[First off, links to the current puzzle and solving guidelines.]

Early on in our stint as The Nation’s cryptic constructors, we heard complaints from more than one solver that our puzzles contained too many anagrams. At the same time, we heard from a friend who was helping a newbie learn about cryptics that she loved the anagrams, because even as a beginner, she could solve them! And there’s the conundrum in a nutshell. We don’t have a quota for how many of instances of each clue type we use in each puzzle, but when it comes to anagrams, it’s generally true that beginners want more of them and experienced solvers want fewer. Our hope is that we will err in both directions, visiting every proportion between the extremes and thus occasionally hitting the exactly right mix for each solver.

An anagram is a rearrangement of the letters of a word or phrase that yields another word or phrase. For example, in Puzzle 3205, we used the fact that the letters in CROATIANS can be rearranged to spell “raincoats”:
CROATIANS …tattered raincoats for Southern Europeans (9)

An anagram clue in a cryptic requires a definition (“Southern Europeans,” in the example above), some anagram fodder (the words whose letters will be rearranged, in this case “raincoats”) and an anagram indicator, which serves as an instruction to the solver (“tattered”). It’s hard to argue that “tattered” indicates the rearranging of letters, but any experienced solver of cryptic crosswords will have no trouble guessing that’s what’s going on. Certainly, there is a wide range of words that indicate anagrams. Some cryptic cognoscenti insist that only words that indicate disorder can be used as indicators. A typical example of the latter appeared in Puzzle 3208:
DADAISTS Sad, staid, upset, and provocative artists (8)
Here “upset” is the indicator, “sad, staid” is the fodder, and “provocative artists,” of course, is the definition.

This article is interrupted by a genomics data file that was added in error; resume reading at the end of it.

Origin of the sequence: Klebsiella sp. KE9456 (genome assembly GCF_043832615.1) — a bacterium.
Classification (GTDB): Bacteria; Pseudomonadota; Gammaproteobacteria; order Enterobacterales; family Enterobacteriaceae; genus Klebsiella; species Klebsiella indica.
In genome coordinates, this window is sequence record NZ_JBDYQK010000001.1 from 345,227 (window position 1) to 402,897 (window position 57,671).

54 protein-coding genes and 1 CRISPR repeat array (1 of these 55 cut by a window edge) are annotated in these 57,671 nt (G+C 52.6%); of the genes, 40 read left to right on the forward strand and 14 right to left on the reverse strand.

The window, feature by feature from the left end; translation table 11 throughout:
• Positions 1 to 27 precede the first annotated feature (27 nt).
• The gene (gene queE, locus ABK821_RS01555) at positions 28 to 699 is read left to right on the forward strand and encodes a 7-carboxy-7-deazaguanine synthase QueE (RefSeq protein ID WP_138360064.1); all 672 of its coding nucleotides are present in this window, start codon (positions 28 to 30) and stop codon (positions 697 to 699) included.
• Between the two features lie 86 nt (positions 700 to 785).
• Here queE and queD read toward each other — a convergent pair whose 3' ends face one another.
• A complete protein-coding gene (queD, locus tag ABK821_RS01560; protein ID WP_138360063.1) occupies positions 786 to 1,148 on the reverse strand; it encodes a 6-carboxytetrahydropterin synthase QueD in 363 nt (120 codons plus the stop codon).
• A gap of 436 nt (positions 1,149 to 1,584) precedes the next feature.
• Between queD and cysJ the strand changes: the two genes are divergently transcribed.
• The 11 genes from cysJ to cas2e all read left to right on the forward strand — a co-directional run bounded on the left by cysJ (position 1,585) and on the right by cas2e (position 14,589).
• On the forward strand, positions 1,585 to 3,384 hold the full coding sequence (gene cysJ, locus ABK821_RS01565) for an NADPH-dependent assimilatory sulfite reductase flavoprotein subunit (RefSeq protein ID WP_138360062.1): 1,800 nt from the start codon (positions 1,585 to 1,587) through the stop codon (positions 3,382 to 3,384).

However, there are other possibilities for anagram indicators. For example, words that make reference to sequencing without indicating disorder might be used, as in this clue from Puzzle 3220:
WOZNIAK Tech pioneer: “I know A-Z, but in a different order” (7)

A favorite anagram indicator of our predecessor Frank Lewis was “sort.” We used it in this clue in Puzzle 3226:
LAICISM Sort of Islamic philosophy of church-state separation (7)

Notice that these examples have between 7 and 9 letters, which strikes us as the most satisfying range for anagrams. Very short anagrams are perhaps too easy to solve, and can only be justified with a very natural surface reading. Here’s one from Puzzle 3218:
LIDS Tops slid off (4)
(Yes, “off” is a legitimate anagram indicator.)

In the case of long entries, we consider anagrams a last resort. The English language is such that a fourteen- or fifteen-letter phrase can always be rearranged into something else. Take KLEENEX TISSUES, which might appear unfriendly with that K and that X. Nevertheless, the Internet Anagram Server spits out 6,996 anagrams for those letters. Perhaps one of those could be used in a cryptic clue, but it was so much better to clue this with a charade (KLEE + NEXT + ISSUES in Puzzle 3199):
KLEENEX TISSUES Painter subsequently produces things to sneeze at? (7,7)

That said, we are sometimes forced to anagram a long entry, for lack of a better idea. Here’s an example from Puzzle 3232:
RENE DESCARTES Mathematician-philosopher misplaced decent erasers (4,9)

How do you feel about anagrams in clues? Do you have favorite anagram clues you came across or created? Please share below, where you can also post comments, questions, kudos, or complaints about last week’s puzzle or any previous puzzle.

The clue for 1D was based on an idea from puzzle master and humorist Francis Heaney. We’ve been wanting to steal this for a cryptic clue ever since we started, but we had to wait for the blog so we could credit him.

These clues in puzzle 3239 are anagrams: 12A, 14A, 23A, 24A, 21D.
These clues involve anagrams as part of the wordplay: 28A, 29A, 2D, 4D, 17D.